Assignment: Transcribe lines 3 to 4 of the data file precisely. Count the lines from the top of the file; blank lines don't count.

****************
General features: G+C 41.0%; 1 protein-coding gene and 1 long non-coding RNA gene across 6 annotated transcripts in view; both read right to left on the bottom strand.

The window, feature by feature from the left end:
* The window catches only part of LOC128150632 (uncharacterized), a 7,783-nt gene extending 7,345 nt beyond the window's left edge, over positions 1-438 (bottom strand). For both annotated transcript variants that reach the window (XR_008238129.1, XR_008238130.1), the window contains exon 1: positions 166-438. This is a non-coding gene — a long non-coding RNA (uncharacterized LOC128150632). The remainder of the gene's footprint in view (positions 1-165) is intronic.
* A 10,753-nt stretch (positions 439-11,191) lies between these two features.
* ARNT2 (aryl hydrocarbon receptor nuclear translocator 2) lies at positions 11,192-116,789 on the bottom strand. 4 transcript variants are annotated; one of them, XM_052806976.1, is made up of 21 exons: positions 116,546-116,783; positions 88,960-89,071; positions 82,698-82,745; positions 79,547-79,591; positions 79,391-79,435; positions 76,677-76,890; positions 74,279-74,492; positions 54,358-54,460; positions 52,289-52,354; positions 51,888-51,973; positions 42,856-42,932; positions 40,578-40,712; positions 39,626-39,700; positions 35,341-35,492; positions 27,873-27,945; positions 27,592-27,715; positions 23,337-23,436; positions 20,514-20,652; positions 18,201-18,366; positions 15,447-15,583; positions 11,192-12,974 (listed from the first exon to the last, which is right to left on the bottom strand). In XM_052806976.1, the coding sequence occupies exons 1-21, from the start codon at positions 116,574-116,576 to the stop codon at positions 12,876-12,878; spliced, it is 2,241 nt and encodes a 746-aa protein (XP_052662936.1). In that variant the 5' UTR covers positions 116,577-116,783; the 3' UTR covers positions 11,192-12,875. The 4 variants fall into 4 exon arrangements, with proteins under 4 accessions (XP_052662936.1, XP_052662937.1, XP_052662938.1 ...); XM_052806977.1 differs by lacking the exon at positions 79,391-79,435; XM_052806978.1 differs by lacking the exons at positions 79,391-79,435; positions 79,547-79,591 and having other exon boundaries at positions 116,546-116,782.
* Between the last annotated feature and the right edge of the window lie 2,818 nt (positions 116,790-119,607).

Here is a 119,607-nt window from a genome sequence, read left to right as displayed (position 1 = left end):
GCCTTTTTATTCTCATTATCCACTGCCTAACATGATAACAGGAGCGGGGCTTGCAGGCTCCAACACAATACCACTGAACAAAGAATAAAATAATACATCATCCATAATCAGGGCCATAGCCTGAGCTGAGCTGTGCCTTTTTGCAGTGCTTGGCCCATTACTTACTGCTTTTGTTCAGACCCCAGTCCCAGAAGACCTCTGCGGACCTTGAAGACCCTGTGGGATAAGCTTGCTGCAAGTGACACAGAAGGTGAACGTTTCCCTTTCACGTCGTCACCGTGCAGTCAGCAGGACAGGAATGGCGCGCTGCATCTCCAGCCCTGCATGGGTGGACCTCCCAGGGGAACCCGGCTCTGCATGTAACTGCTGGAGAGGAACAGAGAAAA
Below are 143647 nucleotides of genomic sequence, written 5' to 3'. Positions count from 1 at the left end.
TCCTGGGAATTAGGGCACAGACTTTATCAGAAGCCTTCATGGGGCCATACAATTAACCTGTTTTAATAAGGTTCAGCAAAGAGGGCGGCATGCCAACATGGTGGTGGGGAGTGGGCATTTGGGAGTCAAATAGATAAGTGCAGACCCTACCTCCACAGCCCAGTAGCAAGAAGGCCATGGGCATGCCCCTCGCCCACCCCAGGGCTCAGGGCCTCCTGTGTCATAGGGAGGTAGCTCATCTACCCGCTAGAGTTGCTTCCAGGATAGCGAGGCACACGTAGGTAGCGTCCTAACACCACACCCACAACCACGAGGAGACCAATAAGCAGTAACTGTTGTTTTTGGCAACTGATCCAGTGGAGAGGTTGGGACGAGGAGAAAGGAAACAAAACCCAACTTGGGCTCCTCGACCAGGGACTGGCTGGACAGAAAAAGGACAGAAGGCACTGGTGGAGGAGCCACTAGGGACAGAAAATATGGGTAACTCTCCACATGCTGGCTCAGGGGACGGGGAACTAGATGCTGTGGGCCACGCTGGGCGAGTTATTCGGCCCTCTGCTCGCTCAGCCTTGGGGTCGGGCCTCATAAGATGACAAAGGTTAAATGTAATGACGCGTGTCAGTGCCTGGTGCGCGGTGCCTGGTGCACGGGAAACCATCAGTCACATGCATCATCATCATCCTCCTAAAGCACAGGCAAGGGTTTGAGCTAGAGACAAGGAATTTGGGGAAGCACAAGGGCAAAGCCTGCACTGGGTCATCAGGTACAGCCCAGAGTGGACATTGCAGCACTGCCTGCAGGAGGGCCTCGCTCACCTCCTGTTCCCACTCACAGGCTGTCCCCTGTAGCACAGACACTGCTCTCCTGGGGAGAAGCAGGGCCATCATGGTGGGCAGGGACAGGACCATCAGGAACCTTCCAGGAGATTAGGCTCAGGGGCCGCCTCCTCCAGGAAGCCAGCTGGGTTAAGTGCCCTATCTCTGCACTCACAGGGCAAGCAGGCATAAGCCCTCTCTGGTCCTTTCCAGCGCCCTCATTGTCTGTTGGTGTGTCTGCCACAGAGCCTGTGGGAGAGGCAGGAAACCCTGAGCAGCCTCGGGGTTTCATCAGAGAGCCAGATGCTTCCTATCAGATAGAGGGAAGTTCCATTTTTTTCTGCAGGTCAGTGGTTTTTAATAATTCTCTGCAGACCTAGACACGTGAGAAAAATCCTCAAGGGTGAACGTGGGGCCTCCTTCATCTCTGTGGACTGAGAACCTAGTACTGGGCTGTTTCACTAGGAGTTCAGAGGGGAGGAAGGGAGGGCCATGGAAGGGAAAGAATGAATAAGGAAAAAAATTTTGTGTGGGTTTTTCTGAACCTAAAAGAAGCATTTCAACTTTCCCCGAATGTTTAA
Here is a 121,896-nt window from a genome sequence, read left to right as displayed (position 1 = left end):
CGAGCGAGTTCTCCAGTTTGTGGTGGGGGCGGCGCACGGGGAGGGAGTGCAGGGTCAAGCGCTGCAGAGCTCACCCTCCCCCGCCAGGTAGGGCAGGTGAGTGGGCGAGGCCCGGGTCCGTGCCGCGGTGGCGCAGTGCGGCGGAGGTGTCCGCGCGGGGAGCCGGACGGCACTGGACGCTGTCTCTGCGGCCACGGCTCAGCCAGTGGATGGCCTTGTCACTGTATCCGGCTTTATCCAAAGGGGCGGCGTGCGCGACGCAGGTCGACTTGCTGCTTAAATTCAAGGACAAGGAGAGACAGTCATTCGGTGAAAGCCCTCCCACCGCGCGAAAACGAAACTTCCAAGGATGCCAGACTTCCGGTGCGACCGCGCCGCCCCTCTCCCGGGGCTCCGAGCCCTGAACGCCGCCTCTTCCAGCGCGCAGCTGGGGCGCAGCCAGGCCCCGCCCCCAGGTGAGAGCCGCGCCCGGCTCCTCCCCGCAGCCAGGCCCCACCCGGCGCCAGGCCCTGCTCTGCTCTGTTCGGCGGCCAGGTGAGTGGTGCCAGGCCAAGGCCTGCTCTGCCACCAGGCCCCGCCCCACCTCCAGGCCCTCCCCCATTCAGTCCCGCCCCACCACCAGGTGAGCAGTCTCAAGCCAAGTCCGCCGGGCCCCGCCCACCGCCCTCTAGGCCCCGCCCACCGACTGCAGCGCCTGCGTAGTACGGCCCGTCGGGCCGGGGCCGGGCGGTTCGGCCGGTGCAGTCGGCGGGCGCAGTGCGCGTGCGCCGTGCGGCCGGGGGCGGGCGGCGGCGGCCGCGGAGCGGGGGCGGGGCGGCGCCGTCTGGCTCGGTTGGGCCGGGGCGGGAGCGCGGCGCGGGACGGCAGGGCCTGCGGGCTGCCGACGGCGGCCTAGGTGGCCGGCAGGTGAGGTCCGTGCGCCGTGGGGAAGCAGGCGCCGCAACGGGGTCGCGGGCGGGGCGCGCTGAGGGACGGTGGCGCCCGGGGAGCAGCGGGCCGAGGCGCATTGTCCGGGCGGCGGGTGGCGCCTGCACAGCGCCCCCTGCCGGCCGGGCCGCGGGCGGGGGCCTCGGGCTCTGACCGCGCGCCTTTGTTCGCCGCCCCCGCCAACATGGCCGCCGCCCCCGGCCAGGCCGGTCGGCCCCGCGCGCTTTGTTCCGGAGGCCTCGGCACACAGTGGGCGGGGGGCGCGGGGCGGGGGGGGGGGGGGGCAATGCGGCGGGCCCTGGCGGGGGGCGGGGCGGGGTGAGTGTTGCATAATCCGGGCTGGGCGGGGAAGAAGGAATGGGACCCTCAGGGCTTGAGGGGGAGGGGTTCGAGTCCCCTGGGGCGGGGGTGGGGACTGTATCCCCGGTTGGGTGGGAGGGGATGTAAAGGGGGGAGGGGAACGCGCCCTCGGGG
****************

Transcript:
* The window catches only part of LOC128150632 (uncharacterized), a 7,783-nt gene extending 7,345 nt beyond the window's left edge, over positions 1-438 (bottom strand). For both annotated transcript variants that reach the window (XR_008238129.1, XR_008238130.1), the window contains exon 1: positions 166-438. This is a non-coding gene — a long non-coding RNA (uncharacterized LOC128150632). The remainder of the gene's footprint in view (positions 1-165) is intronic.
* A 10,753-nt stretch (positions 439-11,191) lies between these two features.